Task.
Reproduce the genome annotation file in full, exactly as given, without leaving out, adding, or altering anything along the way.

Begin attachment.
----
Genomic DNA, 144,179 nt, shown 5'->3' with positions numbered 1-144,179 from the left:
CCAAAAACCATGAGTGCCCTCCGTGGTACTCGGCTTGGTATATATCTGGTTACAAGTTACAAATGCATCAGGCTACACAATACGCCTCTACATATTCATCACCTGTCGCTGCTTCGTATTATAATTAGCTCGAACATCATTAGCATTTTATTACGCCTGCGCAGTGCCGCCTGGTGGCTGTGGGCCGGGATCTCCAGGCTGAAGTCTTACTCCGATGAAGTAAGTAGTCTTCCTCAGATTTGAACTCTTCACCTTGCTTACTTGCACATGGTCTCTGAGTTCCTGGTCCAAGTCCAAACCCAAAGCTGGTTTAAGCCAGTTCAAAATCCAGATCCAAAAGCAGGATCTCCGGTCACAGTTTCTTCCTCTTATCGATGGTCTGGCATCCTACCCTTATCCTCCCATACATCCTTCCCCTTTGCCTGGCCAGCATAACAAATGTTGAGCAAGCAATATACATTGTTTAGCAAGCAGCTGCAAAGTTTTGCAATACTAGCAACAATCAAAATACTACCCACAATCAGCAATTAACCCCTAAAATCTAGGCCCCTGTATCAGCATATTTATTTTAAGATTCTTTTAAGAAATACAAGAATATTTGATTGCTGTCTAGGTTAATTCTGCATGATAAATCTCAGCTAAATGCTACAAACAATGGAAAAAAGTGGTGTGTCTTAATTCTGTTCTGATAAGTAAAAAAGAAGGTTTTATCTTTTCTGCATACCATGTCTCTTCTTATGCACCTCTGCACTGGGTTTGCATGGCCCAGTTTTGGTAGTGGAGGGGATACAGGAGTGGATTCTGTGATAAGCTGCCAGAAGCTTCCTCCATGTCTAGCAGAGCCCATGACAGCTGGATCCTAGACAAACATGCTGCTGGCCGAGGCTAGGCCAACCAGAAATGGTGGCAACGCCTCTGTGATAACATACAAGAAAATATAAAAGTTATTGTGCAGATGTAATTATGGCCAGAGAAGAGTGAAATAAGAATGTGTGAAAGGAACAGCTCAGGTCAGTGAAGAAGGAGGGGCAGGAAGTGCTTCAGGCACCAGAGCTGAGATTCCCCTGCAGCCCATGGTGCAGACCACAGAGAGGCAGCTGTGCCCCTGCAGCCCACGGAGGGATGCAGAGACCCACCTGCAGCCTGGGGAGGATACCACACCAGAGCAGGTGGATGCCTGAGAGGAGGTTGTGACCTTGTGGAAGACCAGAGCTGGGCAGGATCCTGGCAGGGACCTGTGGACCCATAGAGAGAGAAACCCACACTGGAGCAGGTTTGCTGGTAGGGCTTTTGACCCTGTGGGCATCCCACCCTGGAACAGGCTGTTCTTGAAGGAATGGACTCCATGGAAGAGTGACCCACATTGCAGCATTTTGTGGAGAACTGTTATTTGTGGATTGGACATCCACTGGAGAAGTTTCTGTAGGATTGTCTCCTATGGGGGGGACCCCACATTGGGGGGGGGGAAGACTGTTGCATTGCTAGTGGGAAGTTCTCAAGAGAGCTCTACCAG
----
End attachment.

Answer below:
Genomic DNA, 144,179 nt, shown 5'->3' with positions numbered 1-144,179 from the left:
CCAAAAACCATGAGTGCCCTCCGTGGTACTCGGCTTGGTATATATCTGGTTACAAGTTACAAATGCATCAGGCTACACAATACGCCTCTACATATTCATCACCTGTCGCTGCTTCGTATTATAATTAGCTCGAACATCATTAGCATTTTATTACGCCTGCGCAGTGCCGCCTGGTGGCTGTGGGCCGGGATCTCCAGGCTGAAGTCTTACTCCGATGAAGTAAGTAGTCTTCCTCAGATTTGAACTCTTCACCTTGCTTACTTGCACATGGTCTCTGAGTTCCTGGTCCAAGTCCAAACCCAAAGCTGGTTTAAGCCAGTTCAAAATCCAGATCCAAAAGCAGGATCTCCGGTCACAGTTTCTTCCTCTTATCGATGGTCTGGCATCCTACCCTTATCCTCCCATACATCCTTCCCCTTTGCCTGGCCAGCATAACAAATGTTGAGCAAGCAATATACATTGTTTAGCAAGCAGCTGCAAAGTTTTGCAATACTAGCAACAATCAAAATACTACCCACAATCAGCAATTAACCCCTAAAATCTAGGCCCCTGTATCAGCATATTTATTTTAAGATTCTTTTAAGAAATACAAGAATATTTGATTGCTGTCTAGGTTAATTCTGCATGATAAATCTCAGCTAAATGCTACAAACAATGGAAAAAAGTGGTGTGTCTTAATTCTGTTCTGATAAGTAAAAAAGAAGGTTTTATCTTTTCTGCATACCATGTCTCTTCTTATGCACCTCTGCACTGGGTTTGCATGGCCCAGTTTTGGTAGTGGAGGGGATACAGGAGTGGATTCTGTGATAAGCTGCCAGAAGCTTCCTCCATGTCTAGCAGAGCCCATGACAGCTGGATCCTAGACAAACATGCTGCTGGCCGAGGCTAGGCCAACCAGAAATGGTGGCAACGCCTCTGTGATAACATACAAGAAAATATAAAAGTTATTGTGCAGATGTAATTATGGCCAGAGAAGAGTGAAATAAGAATGTGTGAAAGGAACAGCTCAGGTCAGTGAAGAAGGAGGGGCAGGAAGTGCTTCAGGCACCAGAGCTGAGATTCCCCTGCAGCCCATGGTGCAGACCACAGAGAGGCAGCTGTGCCCCTGCAGCCCACGGAGGGATGCAGAGACCCACCTGCAGCCTGGGGAGGATACCACACCAGAGCAGGTGGATGCCTGAGAGGAGGTTGTGACCTTGTGGAAGACCAGAGCTGGGCAGGATCCTGGCAGGGACCTGTGGACCCATAGAGAGAGAAACCCACACTGGAGCAGGTTTGCTGGTAGGGCTTTTGACCCTGTGGGCATCCCACCCTGGAACAGGCTGTTCTTGAAGGAATGGACTCCATGGAAGAGTGACCCACATTGCAGCATTTTGTGGAGAACTGTTATTTGTGGATTGGACATCCACTGGAGAAGTTTCTGTAGGATTGTCTCCTATGGGGGGGACCCCACATTGGGGGGGGGGAAGACTGTTGCATTGCTAGTGGGAAGTTCTCAAGAGAGCTCTACCAG